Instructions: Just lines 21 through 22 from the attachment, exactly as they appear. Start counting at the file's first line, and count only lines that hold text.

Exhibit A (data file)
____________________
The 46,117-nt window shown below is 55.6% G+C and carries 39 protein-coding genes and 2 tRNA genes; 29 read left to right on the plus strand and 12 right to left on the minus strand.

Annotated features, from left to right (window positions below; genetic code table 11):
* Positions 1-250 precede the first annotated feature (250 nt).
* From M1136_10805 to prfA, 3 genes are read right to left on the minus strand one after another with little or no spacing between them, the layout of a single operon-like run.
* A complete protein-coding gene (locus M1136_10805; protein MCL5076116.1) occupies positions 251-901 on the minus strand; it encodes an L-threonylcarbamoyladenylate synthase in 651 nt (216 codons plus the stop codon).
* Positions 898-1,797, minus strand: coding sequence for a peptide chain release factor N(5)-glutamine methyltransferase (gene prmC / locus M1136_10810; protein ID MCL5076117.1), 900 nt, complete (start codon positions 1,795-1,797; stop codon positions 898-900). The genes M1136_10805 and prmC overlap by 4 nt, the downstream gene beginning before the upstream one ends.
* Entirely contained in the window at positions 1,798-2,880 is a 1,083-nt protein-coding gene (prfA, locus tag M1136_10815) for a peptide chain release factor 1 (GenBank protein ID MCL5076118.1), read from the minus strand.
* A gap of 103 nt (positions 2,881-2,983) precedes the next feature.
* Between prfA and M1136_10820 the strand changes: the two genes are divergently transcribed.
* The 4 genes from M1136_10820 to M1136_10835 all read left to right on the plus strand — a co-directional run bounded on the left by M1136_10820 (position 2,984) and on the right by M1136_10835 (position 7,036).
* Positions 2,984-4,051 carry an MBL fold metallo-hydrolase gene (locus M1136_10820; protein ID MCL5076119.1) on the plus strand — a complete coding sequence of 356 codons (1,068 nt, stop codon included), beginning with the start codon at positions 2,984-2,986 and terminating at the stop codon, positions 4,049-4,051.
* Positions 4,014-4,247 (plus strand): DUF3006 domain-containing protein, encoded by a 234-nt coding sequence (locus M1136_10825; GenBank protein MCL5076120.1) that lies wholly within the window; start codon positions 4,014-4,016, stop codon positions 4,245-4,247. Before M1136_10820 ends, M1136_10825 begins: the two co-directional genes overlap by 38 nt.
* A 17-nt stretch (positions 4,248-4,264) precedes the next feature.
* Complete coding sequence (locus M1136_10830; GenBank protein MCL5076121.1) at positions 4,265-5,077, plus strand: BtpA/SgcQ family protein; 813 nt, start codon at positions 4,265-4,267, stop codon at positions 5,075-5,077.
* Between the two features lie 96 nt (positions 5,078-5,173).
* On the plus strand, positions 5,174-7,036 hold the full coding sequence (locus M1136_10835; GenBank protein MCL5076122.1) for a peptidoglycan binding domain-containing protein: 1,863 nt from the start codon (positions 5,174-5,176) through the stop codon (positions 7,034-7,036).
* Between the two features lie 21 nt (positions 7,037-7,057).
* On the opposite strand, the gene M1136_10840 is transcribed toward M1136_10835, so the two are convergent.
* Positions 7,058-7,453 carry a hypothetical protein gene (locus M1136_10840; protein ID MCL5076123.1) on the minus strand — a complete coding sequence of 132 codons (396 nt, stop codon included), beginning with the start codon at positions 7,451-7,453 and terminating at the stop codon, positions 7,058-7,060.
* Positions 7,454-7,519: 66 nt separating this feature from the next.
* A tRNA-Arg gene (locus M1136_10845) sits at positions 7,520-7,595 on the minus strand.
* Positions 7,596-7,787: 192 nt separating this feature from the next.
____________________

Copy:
* A tRNA-Arg gene (locus M1136_10845) sits at positions 7,520-7,595 on the minus strand.
* Positions 7,596-7,787: 192 nt separating this feature from the next.